Whether it’s the euphoria of the Herschel Walker trade in 1989, regrets about not drafting Randy Moss in 1998 or getting slapped with a six-figure fine for prodding along Minnesota’s stadium situation in 2009, Dallas Cowboys owner Jerry Jones has had a passionate, career-long connection to the Vikings.
It started, of course, on Oct. 12, 1989, when the rookie owner and his first-year NFL coach, Jimmy Johnson, pulled, as Johnson told reporters that day, “The Great Train Robbery” — aka the Herschel Walker trade. The Cowboys used the bounty of picks to win three Super Bowls in four years as the NFL’s Team of the ’90s. Meanwhile, the Vikings went 21-23 and lost in their only playoff appearance before releasing Walker in 1992.
“You’re absolutely right,” Jones said this week by phone from the Cowboys’ Valley Ranch headquarters. “After that, whenever I saw the Vikings or thought of them, I thought of Herschel Walker and what that trade did for our success. There’s no question that was the foundation and basis for us winning three Super Bowls.”
Jones said that’s changing now that his team will face former Cowboys assistant Mike Zimmer — “a friend who I think the world of” — as Vikings head coach for the first time. Jones’ Cowboys (10-1) bring a 10-game winning streak into Thursday night’s game against a Vikings team that’s 1-5 since starting 5-0.
“This will be my first time seeing U.S. Bank Stadium, but I hear it’s magnificent,” Jones said. “Minneapolis-St. Paul was a must-have market. It’s a huge cornerstone for the NFL, which is why I was such an outspoken proponent of trying to hook up a great ownership situation with a great stadium situation.”
According to NFL Commissioner Roger Goodell, Jones overstepped his bounds when he lobbied for a new stadium on behalf of the Wilf ownership group before a preseason game at the Metrodome in 2009. Jones was fined at least $100,000 for violating a league gag order on labor issues when he said, “Right now, we are subsidizing this market. It’s unthinkable to think that the market you’ve got here, with 3.5 million people, and have teams like Kansas City and Green Bay subsidizing this market. That will stop. … That’s called revenue sharing. That’s on its way out.”
This week, Jones said, “I got fined a lot of money for basically really pushing Minnesota and the fans to build that stadium you have now before it was too late. I actually thought the Wilfs should have paid it because they encouraged me to say it.”
That wasn’t the first time the Vikings could thank Jones. Of course, it doesn’t settle the Herschel Walker debt, but Jones always has regretted not taking Moss when the Cowboys, like 20 other teams, chose not to take the character risk on him when they had the eighth overall pick in 1998.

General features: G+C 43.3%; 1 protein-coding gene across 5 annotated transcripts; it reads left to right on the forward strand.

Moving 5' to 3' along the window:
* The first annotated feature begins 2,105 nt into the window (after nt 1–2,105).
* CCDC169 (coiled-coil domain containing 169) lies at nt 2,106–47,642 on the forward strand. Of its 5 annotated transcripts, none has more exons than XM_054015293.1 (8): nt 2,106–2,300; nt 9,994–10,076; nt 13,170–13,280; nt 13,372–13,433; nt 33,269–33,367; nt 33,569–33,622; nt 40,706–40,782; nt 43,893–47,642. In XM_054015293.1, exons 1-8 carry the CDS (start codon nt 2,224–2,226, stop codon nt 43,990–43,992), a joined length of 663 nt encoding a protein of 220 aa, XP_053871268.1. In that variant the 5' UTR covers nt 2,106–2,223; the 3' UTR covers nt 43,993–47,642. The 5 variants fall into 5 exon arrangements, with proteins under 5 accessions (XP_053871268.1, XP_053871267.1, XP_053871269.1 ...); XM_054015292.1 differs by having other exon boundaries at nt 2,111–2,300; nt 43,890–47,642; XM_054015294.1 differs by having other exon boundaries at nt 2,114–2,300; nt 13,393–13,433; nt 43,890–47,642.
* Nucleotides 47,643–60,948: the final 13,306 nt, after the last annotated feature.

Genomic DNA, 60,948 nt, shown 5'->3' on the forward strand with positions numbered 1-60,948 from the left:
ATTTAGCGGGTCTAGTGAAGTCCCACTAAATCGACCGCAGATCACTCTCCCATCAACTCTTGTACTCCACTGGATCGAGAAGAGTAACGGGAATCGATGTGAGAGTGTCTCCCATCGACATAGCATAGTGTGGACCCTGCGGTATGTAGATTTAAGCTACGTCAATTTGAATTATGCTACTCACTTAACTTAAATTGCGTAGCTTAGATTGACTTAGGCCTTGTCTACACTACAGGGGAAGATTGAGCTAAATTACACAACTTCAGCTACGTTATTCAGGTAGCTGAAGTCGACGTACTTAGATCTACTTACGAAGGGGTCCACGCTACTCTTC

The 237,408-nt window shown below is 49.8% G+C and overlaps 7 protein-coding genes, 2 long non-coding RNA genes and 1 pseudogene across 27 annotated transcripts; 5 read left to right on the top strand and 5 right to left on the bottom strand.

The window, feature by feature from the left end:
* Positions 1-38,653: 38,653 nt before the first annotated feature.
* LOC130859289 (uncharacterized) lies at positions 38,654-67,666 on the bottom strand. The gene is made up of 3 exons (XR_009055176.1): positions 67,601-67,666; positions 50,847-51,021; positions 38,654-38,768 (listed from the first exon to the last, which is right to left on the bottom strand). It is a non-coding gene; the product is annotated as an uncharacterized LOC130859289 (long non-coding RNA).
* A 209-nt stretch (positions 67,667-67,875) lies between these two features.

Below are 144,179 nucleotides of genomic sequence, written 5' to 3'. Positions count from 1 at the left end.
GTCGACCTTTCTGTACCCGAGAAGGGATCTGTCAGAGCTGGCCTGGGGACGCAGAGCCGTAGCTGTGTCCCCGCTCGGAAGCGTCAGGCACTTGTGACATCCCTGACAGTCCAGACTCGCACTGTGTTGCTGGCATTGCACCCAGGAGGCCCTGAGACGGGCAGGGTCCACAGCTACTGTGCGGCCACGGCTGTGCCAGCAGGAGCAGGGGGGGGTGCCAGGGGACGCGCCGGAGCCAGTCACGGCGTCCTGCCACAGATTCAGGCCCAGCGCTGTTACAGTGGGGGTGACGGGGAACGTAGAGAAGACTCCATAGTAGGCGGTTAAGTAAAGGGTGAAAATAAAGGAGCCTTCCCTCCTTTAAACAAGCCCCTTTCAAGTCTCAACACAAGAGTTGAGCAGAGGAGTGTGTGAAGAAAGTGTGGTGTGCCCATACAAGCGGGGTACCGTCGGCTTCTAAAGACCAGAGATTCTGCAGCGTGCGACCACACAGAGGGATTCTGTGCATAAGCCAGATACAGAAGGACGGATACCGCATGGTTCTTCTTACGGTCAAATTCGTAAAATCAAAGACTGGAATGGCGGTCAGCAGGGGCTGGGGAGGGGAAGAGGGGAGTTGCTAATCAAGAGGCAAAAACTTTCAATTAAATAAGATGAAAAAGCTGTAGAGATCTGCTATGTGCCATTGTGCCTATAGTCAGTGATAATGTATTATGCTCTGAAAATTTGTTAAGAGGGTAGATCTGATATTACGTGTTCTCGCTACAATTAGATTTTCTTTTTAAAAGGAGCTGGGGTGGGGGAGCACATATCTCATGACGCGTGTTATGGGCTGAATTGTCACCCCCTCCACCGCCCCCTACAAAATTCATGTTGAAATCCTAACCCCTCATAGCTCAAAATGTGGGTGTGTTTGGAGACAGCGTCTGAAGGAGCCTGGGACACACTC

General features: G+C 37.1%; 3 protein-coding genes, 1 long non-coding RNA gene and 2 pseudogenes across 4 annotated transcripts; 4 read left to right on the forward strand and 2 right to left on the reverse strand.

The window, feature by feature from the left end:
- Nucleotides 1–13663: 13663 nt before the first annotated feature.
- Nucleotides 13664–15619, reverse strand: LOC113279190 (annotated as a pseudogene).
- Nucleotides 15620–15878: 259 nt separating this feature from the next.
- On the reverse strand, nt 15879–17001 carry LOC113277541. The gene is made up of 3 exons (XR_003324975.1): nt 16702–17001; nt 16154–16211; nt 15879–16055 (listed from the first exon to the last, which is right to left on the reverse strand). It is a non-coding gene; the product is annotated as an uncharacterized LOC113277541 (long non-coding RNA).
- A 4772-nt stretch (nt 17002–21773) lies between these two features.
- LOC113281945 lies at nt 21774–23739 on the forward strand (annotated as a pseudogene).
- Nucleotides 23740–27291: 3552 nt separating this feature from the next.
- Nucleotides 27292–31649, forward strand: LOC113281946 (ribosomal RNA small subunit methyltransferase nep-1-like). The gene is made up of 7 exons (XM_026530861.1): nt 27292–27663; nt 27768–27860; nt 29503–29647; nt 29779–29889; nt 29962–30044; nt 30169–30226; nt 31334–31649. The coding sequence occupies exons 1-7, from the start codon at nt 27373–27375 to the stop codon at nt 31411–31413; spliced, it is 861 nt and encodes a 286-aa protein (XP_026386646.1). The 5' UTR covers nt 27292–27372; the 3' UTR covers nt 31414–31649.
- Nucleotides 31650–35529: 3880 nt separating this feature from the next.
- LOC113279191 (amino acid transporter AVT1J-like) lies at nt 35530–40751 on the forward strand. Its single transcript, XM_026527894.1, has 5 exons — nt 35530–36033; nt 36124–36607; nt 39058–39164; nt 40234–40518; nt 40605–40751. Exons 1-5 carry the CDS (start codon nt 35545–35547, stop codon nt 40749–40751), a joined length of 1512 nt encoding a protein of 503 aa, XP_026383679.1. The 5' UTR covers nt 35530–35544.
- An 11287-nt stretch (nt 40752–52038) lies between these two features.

“[Current Cowboys coach] Jason Garrett’s daddy, Jim Garrett, stood up in our draft room,” Jones said. “He had been with us going on 20 years as a scout. He stood up and said, ‘We got to take this Moss kid.’ He said, ‘Guys, this is pro football.’
“Chan Gailey was our coach and, of course, we had had some sensitive times with off-the-field issues. And we were a little more skittish than we should have been. And it was a real mistake, and he made us pay. And I just have to think he got extra motivation when he walked into the stadium.”
On Thanksgiving Day as a rookie, Moss caught three passes for 163 yards and touchdowns of 51, 56 and 56 yards in a win over the Cowboys.
When Jones answered his phone at Cowboys headquarters, he apologized for his voice being so hoarse. When told: “That’s OK, you’ve had a lot to shout about this season,” Jones laughed.
“I agree with that,” he said.
On Feb. 4, the Pro Football Hall of Fame’s 46-member selection committee will vote on Jones as an NFL contributor finalist when it gathers in Houston.
“It’s surreal,” Jones said. “I still remember when I was 20, 21, 22, selling insurance in Missouri. I used to slip away from my job and go down to Houston or Atlanta when the AFL was meeting. I would just hang out in the lobby of the hotel for a chance to say hello to the owners.”
On Feb. 5, Jones could be wearing his Hall of Fame gold jacket while his Cowboys play in Super Bowl LI in Houston’s NRG Stadium.
It would be Dallas’ first Super Bowl since the famed “Triplets” — Hall of Famers Troy Aikman, Emmitt Smith and Michael Irvin — and a dominant offensive line led the Cowboys to their third of three Super Bowl titles in four years.
This year, Dallas has a new-age set of “Triplets” — quarterback Dak Prescott, running back Ezekiel Elliott and receiver Dez Bryant — another powerhouse offensive line and a coach, Garrett, whom Jones has stuck with through three straight 8-8 seasons and a 4-12 injury-riddled meltdown a year ago. Asked if he ever envisioned Prescott, a rookie fourth-round draft pick, leading his team to a 10-1 start, Jones said, “Never in a million years.”
“But what turned out to be our greatest decision came when [Tony] Romo went down in the preseason,” Jones said. “There was a lot of clamor to bring in a veteran quarterback with starting experience. We had Kellen Moore, but he was hurt. We thought we should give Dak a chance to show that he could translate what he was doing to the regular season. To me, that’s the story.
“So we took a chance and did not do what conventionally you should do, and that’s go pay an arm and a leg for a veteran quarterback.”
Jones said he sees similarities between this team and the NFL’s Team of the ’90s.
“It’s amazingly a pretty similar set of circumstances,” he said. “Now, certainly, I’m not going to predict anything. And with a rookie quarterback, you don’t want to get out over your skis when you consider that team in the ’90s won three Super Bowls with three Hall of Famers. But the initial exit polls are looking good.”